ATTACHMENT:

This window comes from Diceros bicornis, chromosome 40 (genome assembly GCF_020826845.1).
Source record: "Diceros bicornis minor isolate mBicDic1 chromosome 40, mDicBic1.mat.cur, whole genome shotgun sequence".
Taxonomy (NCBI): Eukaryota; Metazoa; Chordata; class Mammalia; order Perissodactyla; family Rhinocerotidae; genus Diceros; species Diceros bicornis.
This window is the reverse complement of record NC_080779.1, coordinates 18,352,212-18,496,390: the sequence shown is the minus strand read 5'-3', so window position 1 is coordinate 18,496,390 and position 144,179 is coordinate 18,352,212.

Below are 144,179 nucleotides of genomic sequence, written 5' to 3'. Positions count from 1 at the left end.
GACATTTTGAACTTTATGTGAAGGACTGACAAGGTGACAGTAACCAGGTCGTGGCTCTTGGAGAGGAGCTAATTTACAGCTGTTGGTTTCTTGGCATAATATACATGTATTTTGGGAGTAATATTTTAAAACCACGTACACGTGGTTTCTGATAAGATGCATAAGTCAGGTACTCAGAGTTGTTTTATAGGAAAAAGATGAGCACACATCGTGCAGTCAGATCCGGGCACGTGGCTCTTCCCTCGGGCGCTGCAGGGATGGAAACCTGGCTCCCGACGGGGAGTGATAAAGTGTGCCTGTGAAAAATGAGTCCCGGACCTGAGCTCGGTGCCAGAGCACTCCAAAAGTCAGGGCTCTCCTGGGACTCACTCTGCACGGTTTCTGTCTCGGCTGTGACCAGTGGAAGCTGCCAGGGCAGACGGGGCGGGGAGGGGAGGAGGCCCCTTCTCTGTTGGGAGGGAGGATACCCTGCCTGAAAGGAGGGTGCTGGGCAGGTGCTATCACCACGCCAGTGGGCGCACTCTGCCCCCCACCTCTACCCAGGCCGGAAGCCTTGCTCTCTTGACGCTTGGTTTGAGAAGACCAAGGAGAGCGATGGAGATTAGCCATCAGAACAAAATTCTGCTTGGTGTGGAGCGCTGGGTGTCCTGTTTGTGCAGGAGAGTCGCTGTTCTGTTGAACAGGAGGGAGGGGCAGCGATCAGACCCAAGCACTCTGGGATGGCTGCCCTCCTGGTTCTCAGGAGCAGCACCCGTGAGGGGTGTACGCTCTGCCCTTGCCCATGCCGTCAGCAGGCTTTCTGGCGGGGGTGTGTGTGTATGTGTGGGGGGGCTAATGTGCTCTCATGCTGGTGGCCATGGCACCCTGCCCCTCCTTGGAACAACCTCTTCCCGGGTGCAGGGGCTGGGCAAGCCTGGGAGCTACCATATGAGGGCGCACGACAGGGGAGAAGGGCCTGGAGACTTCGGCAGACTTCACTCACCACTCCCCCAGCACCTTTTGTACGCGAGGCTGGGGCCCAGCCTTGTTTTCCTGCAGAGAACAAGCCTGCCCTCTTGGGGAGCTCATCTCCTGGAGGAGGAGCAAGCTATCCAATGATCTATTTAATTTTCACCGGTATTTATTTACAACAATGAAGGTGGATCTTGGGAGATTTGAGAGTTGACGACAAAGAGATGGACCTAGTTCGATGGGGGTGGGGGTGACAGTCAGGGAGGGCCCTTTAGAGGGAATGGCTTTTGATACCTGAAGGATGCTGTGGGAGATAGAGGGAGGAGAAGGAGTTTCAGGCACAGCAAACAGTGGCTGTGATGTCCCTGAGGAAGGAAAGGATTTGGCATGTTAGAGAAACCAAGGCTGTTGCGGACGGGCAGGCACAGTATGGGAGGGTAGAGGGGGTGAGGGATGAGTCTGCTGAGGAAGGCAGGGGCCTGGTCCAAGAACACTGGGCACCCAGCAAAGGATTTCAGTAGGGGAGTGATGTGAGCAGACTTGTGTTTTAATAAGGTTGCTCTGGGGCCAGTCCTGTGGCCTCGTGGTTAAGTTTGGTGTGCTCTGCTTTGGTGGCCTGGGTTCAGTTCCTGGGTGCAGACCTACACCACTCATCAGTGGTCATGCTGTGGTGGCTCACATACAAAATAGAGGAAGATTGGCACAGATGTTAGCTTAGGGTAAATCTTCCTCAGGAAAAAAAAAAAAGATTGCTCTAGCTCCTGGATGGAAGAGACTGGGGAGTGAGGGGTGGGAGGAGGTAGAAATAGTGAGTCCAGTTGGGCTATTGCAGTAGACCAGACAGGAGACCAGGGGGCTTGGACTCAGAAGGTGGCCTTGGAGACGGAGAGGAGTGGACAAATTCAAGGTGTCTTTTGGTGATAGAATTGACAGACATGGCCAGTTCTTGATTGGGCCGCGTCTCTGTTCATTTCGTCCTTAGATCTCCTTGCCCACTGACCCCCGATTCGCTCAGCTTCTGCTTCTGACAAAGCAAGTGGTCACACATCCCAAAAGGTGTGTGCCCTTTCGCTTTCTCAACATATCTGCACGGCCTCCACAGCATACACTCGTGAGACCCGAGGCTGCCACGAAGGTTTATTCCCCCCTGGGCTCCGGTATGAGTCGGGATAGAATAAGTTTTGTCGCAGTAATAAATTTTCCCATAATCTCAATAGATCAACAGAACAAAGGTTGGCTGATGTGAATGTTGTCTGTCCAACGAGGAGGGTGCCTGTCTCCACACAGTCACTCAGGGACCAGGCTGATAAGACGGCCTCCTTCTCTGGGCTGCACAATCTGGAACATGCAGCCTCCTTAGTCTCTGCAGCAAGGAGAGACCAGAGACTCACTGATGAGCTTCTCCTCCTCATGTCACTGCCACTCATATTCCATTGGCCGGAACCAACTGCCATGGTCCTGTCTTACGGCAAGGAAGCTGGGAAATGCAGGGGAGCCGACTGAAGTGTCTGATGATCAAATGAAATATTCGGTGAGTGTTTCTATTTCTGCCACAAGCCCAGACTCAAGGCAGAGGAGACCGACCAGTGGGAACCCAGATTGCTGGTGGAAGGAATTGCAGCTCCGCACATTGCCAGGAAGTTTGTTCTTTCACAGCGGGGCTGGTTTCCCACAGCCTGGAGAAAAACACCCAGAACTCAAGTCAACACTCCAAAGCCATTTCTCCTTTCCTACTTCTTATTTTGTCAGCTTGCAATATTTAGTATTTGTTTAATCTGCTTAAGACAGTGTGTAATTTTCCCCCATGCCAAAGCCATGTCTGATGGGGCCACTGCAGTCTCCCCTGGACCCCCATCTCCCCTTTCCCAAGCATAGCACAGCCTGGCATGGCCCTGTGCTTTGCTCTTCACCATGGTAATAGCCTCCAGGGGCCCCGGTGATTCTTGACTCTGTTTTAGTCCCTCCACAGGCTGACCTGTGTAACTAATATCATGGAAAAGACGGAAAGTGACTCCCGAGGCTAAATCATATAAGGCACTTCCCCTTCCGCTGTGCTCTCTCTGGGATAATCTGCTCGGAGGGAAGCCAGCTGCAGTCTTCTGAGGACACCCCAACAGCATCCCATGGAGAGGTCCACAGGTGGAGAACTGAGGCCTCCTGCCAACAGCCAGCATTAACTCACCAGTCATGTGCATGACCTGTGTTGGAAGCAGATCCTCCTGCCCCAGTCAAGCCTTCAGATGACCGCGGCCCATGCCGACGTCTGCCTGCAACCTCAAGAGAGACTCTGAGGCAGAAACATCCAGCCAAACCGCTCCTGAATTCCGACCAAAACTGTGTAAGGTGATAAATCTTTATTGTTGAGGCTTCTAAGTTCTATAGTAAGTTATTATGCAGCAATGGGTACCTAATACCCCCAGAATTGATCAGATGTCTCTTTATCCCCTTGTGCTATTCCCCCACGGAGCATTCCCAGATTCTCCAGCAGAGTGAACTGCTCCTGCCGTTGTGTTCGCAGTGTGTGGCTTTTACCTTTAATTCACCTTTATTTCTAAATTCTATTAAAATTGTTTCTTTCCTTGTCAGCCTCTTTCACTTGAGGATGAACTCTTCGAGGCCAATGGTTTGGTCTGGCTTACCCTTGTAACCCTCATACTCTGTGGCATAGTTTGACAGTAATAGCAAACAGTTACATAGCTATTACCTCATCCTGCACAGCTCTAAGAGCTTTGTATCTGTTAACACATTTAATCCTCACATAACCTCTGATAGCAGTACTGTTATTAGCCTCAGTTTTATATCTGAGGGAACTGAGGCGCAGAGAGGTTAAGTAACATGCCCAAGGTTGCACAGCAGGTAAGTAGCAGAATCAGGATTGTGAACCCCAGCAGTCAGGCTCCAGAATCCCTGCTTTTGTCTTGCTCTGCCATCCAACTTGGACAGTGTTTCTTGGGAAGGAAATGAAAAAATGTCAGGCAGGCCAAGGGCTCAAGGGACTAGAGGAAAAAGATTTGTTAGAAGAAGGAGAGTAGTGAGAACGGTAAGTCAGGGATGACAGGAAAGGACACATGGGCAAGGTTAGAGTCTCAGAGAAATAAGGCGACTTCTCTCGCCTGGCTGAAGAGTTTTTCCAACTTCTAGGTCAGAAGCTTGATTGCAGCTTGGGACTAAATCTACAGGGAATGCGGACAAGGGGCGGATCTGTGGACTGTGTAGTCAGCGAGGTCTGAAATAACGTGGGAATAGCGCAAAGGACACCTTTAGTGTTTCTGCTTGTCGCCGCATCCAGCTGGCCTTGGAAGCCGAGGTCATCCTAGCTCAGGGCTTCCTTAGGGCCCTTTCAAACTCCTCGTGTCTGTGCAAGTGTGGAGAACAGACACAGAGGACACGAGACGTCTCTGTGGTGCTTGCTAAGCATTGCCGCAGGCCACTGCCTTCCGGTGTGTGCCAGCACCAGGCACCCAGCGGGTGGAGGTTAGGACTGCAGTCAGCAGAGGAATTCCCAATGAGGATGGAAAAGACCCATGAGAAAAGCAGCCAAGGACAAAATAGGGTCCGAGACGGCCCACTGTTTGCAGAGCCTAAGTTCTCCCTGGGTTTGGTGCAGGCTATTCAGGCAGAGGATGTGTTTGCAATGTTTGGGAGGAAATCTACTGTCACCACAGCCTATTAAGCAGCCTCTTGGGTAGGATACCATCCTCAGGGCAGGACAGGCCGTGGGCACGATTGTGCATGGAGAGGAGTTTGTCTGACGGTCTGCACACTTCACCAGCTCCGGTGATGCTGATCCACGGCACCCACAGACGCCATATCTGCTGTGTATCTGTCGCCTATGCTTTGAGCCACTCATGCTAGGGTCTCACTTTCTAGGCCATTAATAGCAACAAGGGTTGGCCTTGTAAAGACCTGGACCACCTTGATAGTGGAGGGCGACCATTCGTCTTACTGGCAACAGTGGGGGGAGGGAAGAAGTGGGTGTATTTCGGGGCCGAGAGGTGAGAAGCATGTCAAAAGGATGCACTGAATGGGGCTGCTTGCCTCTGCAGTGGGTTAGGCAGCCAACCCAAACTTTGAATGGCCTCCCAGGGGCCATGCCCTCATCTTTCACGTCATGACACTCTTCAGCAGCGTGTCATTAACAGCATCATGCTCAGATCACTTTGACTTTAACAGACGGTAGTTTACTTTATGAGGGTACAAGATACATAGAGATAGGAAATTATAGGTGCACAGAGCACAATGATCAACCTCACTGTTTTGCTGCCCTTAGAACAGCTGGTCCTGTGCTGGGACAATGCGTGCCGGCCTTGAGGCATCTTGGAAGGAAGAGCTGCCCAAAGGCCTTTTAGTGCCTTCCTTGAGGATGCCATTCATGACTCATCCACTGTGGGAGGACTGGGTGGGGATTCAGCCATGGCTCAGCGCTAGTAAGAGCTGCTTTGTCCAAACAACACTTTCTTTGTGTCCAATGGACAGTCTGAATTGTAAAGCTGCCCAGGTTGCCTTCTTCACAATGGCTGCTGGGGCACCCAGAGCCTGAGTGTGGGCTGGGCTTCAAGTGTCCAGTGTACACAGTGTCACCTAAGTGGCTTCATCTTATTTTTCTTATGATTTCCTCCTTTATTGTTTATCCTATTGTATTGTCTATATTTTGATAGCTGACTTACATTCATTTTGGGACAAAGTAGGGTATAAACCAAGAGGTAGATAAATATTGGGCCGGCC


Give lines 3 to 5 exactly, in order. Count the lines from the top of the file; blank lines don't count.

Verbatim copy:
Taxonomy (NCBI): Eukaryota; Metazoa; Chordata; class Mammalia; order Perissodactyla; family Rhinocerotidae; genus Diceros; species Diceros bicornis.
This window is the reverse complement of record NC_080779.1, coordinates 18,352,212-18,496,390: the sequence shown is the minus strand read 5'-3', so window position 1 is coordinate 18,496,390 and position 144,179 is coordinate 18,352,212.

Below are 144,179 nucleotides of genomic sequence, written 5' to 3'. Positions count from 1 at the left end.